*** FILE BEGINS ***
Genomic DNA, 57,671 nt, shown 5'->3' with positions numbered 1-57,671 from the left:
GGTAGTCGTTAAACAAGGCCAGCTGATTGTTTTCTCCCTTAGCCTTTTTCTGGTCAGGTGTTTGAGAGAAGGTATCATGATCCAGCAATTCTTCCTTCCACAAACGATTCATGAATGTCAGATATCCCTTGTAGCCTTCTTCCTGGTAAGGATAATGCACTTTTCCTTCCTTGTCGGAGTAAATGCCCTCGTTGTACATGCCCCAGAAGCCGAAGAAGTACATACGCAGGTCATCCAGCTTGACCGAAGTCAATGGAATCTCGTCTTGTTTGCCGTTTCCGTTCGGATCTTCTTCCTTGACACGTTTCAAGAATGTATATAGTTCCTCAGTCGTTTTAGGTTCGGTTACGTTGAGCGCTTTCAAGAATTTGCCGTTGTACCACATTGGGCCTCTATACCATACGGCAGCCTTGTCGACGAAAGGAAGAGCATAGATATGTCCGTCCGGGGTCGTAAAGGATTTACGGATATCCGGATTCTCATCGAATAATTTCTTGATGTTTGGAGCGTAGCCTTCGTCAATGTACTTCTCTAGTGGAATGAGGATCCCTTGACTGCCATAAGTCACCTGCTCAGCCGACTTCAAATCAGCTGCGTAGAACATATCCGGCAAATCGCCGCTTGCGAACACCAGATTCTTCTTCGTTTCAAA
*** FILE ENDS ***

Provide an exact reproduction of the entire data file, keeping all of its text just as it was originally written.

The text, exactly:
Genomic DNA, 57,671 nt, shown 5'->3' with positions numbered 1-57,671 from the left:
GGTAGTCGTTAAACAAGGCCAGCTGATTGTTTTCTCCCTTAGCCTTTTTCTGGTCAGGTGTTTGAGAGAAGGTATCATGATCCAGCAATTCTTCCTTCCACAAACGATTCATGAATGTCAGATATCCCTTGTAGCCTTCTTCCTGGTAAGGATAATGCACTTTTCCTTCCTTGTCGGAGTAAATGCCCTCGTTGTACATGCCCCAGAAGCCGAAGAAGTACATACGCAGGTCATCCAGCTTGACCGAAGTCAATGGAATCTCGTCTTGTTTGCCGTTTCCGTTCGGATCTTCTTCCTTGACACGTTTCAAGAATGTATATAGTTCCTCAGTCGTTTTAGGTTCGGTTACGTTGAGCGCTTTCAAGAATTTGCCGTTGTACCACATTGGGCCTCTATACCATACGGCAGCCTTGTCGACGAAAGGAAGAGCATAGATATGTCCGTCCGGGGTCGTAAAGGATTTACGGATATCCGGATTCTCATCGAATAATTTCTTGATGTTTGGAGCGTAGCCTTCGTCAATGTACTTCTCTAGTGGAATGAGGATCCCTTGACTGCCATAAGTCACCTGCTCAGCCGACTTCAAATCAGCTGCGTAGAACATATCCGGCAAATCGCCGCTTGCGAACACCAGATTCTTCTTCGTTTCAAA